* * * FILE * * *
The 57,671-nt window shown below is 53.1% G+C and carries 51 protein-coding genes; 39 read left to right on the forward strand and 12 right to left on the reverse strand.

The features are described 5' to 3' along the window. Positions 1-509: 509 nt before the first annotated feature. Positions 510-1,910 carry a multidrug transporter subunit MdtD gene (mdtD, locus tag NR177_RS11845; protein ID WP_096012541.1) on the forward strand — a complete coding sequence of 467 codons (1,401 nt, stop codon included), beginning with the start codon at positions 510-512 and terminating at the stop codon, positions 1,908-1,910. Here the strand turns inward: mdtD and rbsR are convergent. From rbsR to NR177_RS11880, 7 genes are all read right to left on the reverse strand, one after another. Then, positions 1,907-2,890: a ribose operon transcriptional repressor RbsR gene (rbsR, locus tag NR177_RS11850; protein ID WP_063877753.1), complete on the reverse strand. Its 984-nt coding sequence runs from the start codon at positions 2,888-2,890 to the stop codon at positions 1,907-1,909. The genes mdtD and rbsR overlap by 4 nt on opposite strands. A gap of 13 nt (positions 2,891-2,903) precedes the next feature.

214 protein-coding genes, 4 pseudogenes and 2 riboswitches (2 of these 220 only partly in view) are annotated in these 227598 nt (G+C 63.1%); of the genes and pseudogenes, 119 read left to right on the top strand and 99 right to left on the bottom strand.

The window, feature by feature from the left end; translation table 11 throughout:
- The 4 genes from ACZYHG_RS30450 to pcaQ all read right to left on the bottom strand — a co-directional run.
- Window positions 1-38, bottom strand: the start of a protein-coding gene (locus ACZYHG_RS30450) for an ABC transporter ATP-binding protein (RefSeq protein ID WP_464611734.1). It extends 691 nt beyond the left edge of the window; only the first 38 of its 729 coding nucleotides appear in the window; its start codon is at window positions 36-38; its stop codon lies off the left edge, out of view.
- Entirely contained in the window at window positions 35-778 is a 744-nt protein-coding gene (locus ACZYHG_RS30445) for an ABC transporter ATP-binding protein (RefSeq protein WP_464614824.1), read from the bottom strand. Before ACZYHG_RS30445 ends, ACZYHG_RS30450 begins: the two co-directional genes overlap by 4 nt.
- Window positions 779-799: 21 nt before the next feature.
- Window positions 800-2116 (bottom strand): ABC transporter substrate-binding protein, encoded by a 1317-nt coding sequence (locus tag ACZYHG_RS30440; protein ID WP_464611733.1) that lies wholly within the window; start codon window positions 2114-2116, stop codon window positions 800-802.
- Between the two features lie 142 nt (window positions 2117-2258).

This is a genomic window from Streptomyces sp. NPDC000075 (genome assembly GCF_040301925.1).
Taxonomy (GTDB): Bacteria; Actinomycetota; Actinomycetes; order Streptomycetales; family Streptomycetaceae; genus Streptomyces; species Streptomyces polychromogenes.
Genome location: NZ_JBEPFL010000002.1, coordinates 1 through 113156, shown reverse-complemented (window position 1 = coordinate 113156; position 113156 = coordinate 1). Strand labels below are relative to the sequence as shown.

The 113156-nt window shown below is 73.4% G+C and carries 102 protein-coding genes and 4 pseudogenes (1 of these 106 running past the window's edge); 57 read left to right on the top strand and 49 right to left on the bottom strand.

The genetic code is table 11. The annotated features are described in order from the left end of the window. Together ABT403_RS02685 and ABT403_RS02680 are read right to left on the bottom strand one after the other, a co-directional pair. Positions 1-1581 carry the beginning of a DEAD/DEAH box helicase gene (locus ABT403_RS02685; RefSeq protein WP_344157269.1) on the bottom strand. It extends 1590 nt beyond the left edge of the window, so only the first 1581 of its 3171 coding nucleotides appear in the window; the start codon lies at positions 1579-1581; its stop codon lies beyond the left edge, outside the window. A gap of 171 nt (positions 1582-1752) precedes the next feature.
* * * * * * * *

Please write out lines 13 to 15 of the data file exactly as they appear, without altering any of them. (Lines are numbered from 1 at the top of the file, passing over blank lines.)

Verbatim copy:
Genome location: NZ_JBEPFL010000002.1, coordinates 1 through 113156, shown reverse-complemented (window position 1 = coordinate 113156; position 113156 = coordinate 1). Strand labels below are relative to the sequence as shown.

The 113156-nt window shown below is 73.4% G+C and carries 102 protein-coding genes and 4 pseudogenes (1 of these 106 running past the window's edge); 57 read left to right on the top strand and 49 right to left on the bottom strand.

The genetic code is table 11. The annotated features are described in order from the left end of the window. Together ABT403_RS02685 and ABT403_RS02680 are read right to left on the bottom strand one after the other, a co-directional pair. Positions 1-1581 carry the beginning of a DEAD/DEAH box helicase gene (locus ABT403_RS02685; RefSeq protein WP_344157269.1) on the bottom strand. It extends 1590 nt beyond the left edge of the window, so only the first 1581 of its 3171 coding nucleotides appear in the window; the start codon lies at positions 1579-1581; its stop codon lies beyond the left edge, outside the window. A gap of 171 nt (positions 1582-1752) precedes the next feature.